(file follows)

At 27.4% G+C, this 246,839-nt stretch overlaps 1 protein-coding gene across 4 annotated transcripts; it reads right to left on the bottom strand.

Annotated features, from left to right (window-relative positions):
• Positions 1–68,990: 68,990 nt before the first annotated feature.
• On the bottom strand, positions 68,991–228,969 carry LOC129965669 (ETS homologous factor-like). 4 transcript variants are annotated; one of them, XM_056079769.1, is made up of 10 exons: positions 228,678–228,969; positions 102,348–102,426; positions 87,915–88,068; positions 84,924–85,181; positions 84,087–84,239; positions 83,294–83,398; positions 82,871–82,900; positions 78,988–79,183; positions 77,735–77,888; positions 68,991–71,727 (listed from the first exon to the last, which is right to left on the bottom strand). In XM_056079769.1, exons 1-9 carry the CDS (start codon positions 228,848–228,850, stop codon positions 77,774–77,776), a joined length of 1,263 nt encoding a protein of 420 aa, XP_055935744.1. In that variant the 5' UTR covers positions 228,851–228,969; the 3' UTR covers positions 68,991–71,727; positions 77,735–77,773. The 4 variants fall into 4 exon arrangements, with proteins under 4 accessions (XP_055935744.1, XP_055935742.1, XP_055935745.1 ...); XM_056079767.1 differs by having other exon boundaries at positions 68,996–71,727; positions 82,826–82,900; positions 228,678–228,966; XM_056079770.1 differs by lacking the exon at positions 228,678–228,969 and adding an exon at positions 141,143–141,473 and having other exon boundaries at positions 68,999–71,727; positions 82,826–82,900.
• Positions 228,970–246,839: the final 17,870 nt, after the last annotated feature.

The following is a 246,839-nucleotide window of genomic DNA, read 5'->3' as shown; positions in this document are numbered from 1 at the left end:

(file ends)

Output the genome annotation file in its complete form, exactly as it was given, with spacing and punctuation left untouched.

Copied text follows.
At 27.4% G+C, this 246,839-nt stretch overlaps 1 protein-coding gene across 4 annotated transcripts; it reads right to left on the bottom strand.

Annotated features, from left to right (window-relative positions):
• Positions 1–68,990: 68,990 nt before the first annotated feature.
• On the bottom strand, positions 68,991–228,969 carry LOC129965669 (ETS homologous factor-like). 4 transcript variants are annotated; one of them, XM_056079769.1, is made up of 10 exons: positions 228,678–228,969; positions 102,348–102,426; positions 87,915–88,068; positions 84,924–85,181; positions 84,087–84,239; positions 83,294–83,398; positions 82,871–82,900; positions 78,988–79,183; positions 77,735–77,888; positions 68,991–71,727 (listed from the first exon to the last, which is right to left on the bottom strand). In XM_056079769.1, exons 1-9 carry the CDS (start codon positions 228,848–228,850, stop codon positions 77,774–77,776), a joined length of 1,263 nt encoding a protein of 420 aa, XP_055935744.1. In that variant the 5' UTR covers positions 228,851–228,969; the 3' UTR covers positions 68,991–71,727; positions 77,735–77,773. The 4 variants fall into 4 exon arrangements, with proteins under 4 accessions (XP_055935744.1, XP_055935742.1, XP_055935745.1 ...); XM_056079767.1 differs by having other exon boundaries at positions 68,996–71,727; positions 82,826–82,900; positions 228,678–228,966; XM_056079770.1 differs by lacking the exon at positions 228,678–228,969 and adding an exon at positions 141,143–141,473 and having other exon boundaries at positions 68,999–71,727; positions 82,826–82,900.
• Positions 228,970–246,839: the final 17,870 nt, after the last annotated feature.

The following is a 246,839-nucleotide window of genomic DNA, read 5'->3' as shown; positions in this document are numbered from 1 at the left end: